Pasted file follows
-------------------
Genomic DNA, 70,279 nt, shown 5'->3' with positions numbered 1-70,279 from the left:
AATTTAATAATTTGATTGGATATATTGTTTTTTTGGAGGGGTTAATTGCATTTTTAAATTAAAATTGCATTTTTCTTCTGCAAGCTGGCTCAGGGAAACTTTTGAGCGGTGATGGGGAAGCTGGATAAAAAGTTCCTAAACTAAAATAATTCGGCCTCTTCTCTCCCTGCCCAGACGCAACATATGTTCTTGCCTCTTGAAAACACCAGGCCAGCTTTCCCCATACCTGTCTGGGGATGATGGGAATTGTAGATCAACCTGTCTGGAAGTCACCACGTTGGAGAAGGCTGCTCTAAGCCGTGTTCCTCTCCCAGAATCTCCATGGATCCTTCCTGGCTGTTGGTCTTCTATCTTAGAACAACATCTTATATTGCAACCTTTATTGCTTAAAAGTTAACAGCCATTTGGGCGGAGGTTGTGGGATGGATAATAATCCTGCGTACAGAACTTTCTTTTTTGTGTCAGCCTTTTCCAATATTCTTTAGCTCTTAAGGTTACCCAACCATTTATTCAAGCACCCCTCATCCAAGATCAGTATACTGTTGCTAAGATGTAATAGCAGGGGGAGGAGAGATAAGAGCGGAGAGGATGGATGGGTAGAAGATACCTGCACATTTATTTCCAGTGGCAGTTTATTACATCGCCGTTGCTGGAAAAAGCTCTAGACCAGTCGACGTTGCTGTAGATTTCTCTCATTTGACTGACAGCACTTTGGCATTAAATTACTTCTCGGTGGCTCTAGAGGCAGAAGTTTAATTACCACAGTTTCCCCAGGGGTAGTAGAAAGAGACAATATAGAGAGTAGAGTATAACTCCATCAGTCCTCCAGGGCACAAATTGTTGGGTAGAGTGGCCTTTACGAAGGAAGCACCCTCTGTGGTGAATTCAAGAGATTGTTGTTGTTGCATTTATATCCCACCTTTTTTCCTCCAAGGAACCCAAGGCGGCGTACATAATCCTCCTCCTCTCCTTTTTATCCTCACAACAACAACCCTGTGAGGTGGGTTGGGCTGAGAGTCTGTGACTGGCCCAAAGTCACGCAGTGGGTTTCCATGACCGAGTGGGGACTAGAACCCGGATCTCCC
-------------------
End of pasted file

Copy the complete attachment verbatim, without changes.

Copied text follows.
Genomic DNA, 70,279 nt, shown 5'->3' with positions numbered 1-70,279 from the left:
AATTTAATAATTTGATTGGATATATTGTTTTTTTGGAGGGGTTAATTGCATTTTTAAATTAAAATTGCATTTTTCTTCTGCAAGCTGGCTCAGGGAAACTTTTGAGCGGTGATGGGGAAGCTGGATAAAAAGTTCCTAAACTAAAATAATTCGGCCTCTTCTCTCCCTGCCCAGACGCAACATATGTTCTTGCCTCTTGAAAACACCAGGCCAGCTTTCCCCATACCTGTCTGGGGATGATGGGAATTGTAGATCAACCTGTCTGGAAGTCACCACGTTGGAGAAGGCTGCTCTAAGCCGTGTTCCTCTCCCAGAATCTCCATGGATCCTTCCTGGCTGTTGGTCTTCTATCTTAGAACAACATCTTATATTGCAACCTTTATTGCTTAAAAGTTAACAGCCATTTGGGCGGAGGTTGTGGGATGGATAATAATCCTGCGTACAGAACTTTCTTTTTTGTGTCAGCCTTTTCCAATATTCTTTAGCTCTTAAGGTTACCCAACCATTTATTCAAGCACCCCTCATCCAAGATCAGTATACTGTTGCTAAGATGTAATAGCAGGGGGAGGAGAGATAAGAGCGGAGAGGATGGATGGGTAGAAGATACCTGCACATTTATTTCCAGTGGCAGTTTATTACATCGCCGTTGCTGGAAAAAGCTCTAGACCAGTCGACGTTGCTGTAGATTTCTCTCATTTGACTGACAGCACTTTGGCATTAAATTACTTCTCGGTGGCTCTAGAGGCAGAAGTTTAATTACCACAGTTTCCCCAGGGGTAGTAGAAAGAGACAATATAGAGAGTAGAGTATAACTCCATCAGTCCTCCAGGGCACAAATTGTTGGGTAGAGTGGCCTTTACGAAGGAAGCACCCTCTGTGGTGAATTCAAGAGATTGTTGTTGTTGCATTTATATCCCACCTTTTTTCCTCCAAGGAACCCAAGGCGGCGTACATAATCCTCCTCCTCTCCTTTTTATCCTCACAACAACAACCCTGTGAGGTGGGTTGGGCTGAGAGTCTGTGACTGGCCCAAAGTCACGCAGTGGGTTTCCATGACCGAGTGGGGACTAGAACCCGGATCTCCC